The Pledge of Allegiance being voted out of schools
Published: Sunday, September 8, 2013
Updated: Tuesday, September 10, 2013 02:09
The Pledge of Allegiance has brought up quite a bit of controversy all over America concerning the phrase “under God.” While an atheist couple has taken their argument to the Supreme Court after feeling like that have to be “God believers to be good patriots,” Salon staff writer Mary Elizabeth Williams has made a case of her own over the matter.
William’s states that while most of the controversy made over the pledge has been focused on the phrase “under God,” she has been curious as to why Americans feel that it is necessary to have children saying the Pledge of Allegiance in the classroom at all.
Her argument is that while a child is never forced by his or her teacher to recite the pledge with the rest of the class, that it is not fair to expect the child to be the only one not saying it. She wonders if kids even know what they are saying when they recite the pledge or if it has just become another monotonous part of the day that school teachers do out of habit. She states that as a Christian woman and a patriot, she has tried to raise her children to both practice their faith and respect their country, but that she doesn’t understand the necessity to recite a pledge directed not to our country, but to the flag.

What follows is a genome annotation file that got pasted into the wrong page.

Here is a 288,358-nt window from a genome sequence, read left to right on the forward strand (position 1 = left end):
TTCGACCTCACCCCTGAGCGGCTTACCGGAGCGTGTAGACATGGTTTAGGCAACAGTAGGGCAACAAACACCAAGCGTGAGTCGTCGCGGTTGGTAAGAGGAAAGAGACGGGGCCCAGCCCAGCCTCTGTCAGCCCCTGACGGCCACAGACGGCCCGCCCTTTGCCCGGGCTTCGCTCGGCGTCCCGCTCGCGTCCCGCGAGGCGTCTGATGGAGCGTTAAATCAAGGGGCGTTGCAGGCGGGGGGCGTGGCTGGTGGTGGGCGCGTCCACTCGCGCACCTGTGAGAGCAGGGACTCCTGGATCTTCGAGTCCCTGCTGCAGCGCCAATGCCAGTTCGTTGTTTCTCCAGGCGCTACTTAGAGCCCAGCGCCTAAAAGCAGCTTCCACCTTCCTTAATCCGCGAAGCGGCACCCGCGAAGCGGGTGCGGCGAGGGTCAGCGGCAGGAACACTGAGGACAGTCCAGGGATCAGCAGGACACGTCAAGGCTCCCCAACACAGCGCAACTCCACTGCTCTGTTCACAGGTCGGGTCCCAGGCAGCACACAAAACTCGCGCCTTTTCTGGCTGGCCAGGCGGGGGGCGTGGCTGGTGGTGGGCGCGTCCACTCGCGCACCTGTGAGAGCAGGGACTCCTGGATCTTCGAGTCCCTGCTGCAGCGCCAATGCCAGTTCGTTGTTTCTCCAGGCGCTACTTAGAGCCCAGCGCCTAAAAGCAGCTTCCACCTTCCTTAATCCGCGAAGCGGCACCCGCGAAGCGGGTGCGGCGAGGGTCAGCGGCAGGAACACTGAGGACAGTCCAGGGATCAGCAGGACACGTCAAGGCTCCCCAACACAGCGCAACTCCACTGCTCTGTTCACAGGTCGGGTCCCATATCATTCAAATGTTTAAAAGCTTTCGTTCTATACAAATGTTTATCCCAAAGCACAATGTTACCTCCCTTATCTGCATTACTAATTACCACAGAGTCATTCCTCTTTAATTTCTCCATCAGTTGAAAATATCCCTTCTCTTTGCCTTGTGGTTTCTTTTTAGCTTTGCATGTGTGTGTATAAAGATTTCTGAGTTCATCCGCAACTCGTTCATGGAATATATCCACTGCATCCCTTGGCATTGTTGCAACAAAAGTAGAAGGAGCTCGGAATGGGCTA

I struggled with how to feel on this matter when I first addressed it, but after hearing William’s point of view I have discovered that I agree with her more than I expected to. I don’t believe that The Pledge of Allegiance should be taken out of schools, but I do agree that we should explain to children what they are saying when they recite the pledge so that there is no confusion as to what they are giving their allegiance to.
I also agree that schools tend to do the pledge more out of routine or obligation, rather than the desire or passion to do so.
If you are going to pledge yourself to your country, or in both my case and Williams, to your faith, then do it not out of obligation, but because you actually want to and mean what you say.